Inflict [verb]

Definition of Inflict:

impose something

Synonyms of Inflict:

Opposite/Antonyms of Inflict:





Sentence/Example of Inflict:

The GRU has been tied to more than a decade of advanced hacking campaigns, including several that have inflicted serious damage to national security.

Wall Street has proven to be one of the biggest enemies of working people, but the Democratic Party’s 2020 platform mentions Wall Street only four times, with zero mention of the pain private equity firms like THL inflict on communities like mine.

Hong Kong activists say that Cellebrite’s tech is “used to inflict terrorism on the city’s residents and to attack demonstrators and pro-democracy activists.”

They all stood a good chance to recover from their self-inflicted SEO hangover, even to improve their organic search performance significantly beyond what was deemed their SERP ceiling in the past.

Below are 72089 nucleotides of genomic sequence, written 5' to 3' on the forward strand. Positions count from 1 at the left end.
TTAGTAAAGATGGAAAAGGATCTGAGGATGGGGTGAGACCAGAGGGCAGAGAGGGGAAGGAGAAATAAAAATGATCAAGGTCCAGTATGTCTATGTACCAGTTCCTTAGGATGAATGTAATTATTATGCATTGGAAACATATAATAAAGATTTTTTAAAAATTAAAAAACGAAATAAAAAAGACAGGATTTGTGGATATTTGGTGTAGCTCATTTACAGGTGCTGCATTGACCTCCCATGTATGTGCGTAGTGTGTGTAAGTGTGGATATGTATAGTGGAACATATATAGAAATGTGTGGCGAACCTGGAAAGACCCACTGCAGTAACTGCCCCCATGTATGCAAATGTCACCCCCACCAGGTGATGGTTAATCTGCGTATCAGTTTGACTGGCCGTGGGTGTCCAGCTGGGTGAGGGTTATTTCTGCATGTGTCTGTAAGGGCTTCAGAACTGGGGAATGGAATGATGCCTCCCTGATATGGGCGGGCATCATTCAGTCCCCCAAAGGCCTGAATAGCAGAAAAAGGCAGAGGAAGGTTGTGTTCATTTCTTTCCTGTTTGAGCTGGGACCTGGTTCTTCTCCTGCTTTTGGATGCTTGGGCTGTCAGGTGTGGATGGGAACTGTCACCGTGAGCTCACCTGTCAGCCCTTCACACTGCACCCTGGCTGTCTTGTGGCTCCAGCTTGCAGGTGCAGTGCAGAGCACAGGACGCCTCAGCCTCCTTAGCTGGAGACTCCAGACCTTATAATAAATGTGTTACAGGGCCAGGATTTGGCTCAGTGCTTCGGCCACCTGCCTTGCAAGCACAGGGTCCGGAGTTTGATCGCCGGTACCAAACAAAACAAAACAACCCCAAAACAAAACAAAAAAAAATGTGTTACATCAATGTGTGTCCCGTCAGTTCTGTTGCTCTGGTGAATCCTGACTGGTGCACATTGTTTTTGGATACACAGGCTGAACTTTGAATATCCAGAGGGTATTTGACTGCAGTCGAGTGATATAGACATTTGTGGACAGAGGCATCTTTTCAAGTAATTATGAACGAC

It looks like she saw the harm such a policy was inflicting, and on her own, she fixed it.

Many dairy farmers prefer hornless cows—horns can inflict damage when wielded by 1,500-pound animals—so they often burn them off in a painful process using corrosive chemicals and scalding irons.

“We thought that it was self-inflicting harm,” says coauthor Thomas Larsen.

From that region they issue to inflict diseases, especially blindness and deafness.

Like his father, he had to bear all that Spanish envy and Spanish malignity could inflict.

Accordingly the Marshal was able to surprise and defeat Blake, and then to turn and inflict a similar defeat on Cuesta.